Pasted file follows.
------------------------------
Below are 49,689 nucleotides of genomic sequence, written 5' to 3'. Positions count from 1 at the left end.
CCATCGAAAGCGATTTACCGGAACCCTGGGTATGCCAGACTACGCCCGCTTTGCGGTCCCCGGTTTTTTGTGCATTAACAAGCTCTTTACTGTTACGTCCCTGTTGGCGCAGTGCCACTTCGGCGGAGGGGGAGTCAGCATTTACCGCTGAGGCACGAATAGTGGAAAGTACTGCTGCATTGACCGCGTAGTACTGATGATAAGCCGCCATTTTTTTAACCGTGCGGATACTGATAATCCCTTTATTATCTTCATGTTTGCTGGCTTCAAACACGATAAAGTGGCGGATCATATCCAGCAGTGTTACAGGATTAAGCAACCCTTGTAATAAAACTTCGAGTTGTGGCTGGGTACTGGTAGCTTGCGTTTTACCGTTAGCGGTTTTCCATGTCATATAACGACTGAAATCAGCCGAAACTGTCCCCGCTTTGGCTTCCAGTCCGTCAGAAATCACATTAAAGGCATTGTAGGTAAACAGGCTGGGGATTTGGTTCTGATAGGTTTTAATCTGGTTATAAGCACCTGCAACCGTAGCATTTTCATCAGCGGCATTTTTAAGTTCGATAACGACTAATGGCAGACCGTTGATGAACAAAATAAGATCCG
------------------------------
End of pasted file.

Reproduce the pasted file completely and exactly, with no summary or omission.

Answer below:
Below are 49,689 nucleotides of genomic sequence, written 5' to 3'. Positions count from 1 at the left end.
CCATCGAAAGCGATTTACCGGAACCCTGGGTATGCCAGACTACGCCCGCTTTGCGGTCCCCGGTTTTTTGTGCATTAACAAGCTCTTTACTGTTACGTCCCTGTTGGCGCAGTGCCACTTCGGCGGAGGGGGAGTCAGCATTTACCGCTGAGGCACGAATAGTGGAAAGTACTGCTGCATTGACCGCGTAGTACTGATGATAAGCCGCCATTTTTTTAACCGTGCGGATACTGATAATCCCTTTATTATCTTCATGTTTGCTGGCTTCAAACACGATAAAGTGGCGGATCATATCCAGCAGTGTTACAGGATTAAGCAACCCTTGTAATAAAACTTCGAGTTGTGGCTGGGTACTGGTAGCTTGCGTTTTACCGTTAGCGGTTTTCCATGTCATATAACGACTGAAATCAGCCGAAACTGTCCCCGCTTTGGCTTCCAGTCCGTCAGAAATCACATTAAAGGCATTGTAGGTAAACAGGCTGGGGATTTGGTTCTGATAGGTTTTAATCTGGTTATAAGCACCTGCAACCGTAGCATTTTCATCAGCGGCATTTTTAAGTTCGATAACGACTAATGGCAGACCGTTGATGAACAAAATAAGATCCG